Social Security Administration

Although it is considered an independent agency, The Social Security Administration (SSA) operates under the auspices of the United States Federal Government. The agency was established by President Franklin D. Roosevelt in 1935, as part of his “New Deal” legislation. At the time, the SSA was funded by the Federal Emergency Relief Administration (FERA). Later that same year, FERA was disbanded and in 1936 the first Social Security office opened its doors in Austin, Texas. In 1937, the US Federal Government began collecting social security taxes from employed persons. The first monthly retirement benefit check was issued in 1940 and amounted to $22.54. In 1946, the Supplemental Security Income Program was adopted to provide monetary relief for those who are deemed “in-need,” or for elderly persons who are not yet old enough to receive the normal social security benefits, many of whom are blind or otherwise disabled. SSI benefits are available for those who meet certain requirements, such as US Citizenship, proof of financial assets under the amount of $2,000.00 and/or a monthly income of $694.00 or less.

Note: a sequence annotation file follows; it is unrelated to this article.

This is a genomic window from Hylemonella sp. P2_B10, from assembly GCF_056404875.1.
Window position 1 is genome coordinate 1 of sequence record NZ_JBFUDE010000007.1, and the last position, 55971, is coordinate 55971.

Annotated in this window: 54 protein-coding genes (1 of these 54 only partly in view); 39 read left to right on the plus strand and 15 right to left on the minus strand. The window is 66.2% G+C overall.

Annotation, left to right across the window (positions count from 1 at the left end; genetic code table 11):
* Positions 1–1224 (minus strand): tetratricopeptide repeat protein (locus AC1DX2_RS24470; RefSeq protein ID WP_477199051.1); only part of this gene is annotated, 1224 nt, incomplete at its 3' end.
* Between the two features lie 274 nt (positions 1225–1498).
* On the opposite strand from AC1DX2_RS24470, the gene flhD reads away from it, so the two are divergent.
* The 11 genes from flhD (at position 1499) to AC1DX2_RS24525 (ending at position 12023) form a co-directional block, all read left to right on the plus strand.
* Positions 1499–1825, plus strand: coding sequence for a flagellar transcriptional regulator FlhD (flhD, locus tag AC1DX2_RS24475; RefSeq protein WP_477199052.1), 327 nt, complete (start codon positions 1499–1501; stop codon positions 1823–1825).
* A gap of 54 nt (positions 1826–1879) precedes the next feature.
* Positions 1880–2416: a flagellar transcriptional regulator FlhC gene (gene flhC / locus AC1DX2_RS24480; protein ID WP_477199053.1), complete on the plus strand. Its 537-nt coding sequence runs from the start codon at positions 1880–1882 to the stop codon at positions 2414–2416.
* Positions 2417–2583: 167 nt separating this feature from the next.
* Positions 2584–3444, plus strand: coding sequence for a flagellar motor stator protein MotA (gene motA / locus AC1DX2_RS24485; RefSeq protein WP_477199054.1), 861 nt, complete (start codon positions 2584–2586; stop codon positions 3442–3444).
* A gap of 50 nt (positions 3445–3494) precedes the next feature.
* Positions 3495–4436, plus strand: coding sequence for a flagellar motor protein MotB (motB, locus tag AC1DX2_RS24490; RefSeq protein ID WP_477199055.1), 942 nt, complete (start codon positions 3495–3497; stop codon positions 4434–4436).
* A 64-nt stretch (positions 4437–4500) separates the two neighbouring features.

Today, the Social Security Administration is responsible for determining the eligibility of disabled Americans, processing benefits for survivors of deceased recipients, as well as handling the accumulated payments made by employers and employees alike. In the 1960s, Medicare taxes were adopted as a standard deduction, along with social security taxes. The Federal Insurance Contributions Act (FICA) created a flat percentage to be assessed on an employee’s wages and matched by the employer in order to aid in payment for health care of the elderly. Due to the current economic situation in the US, the FICA tax has been temporarily reduced, and is now 4.2% of an employee’s gross wages, with a limit of $110,100 (for 2012). So, the maximum amount that may be withheld from an employee for the Social Security portion of the FICA tax is $4,624.20. The employee/employer contribution for Medicare taxes is currently 1.45% with no limit on the gross salary earned. At the end of every calendar year, employers are required to issue to employees a statement of earnings in the form of a W2 or a 1099, both of which are sent to the Internal Revenue Service for processing and dissemination to the SSA. In 1999, it became a mandatory practice for the Social Security Administration to send annual statements of estimated retirement, disability and survivor benefits based on the workers’ employment history and contribution. It is designed to help people better prepare for the future.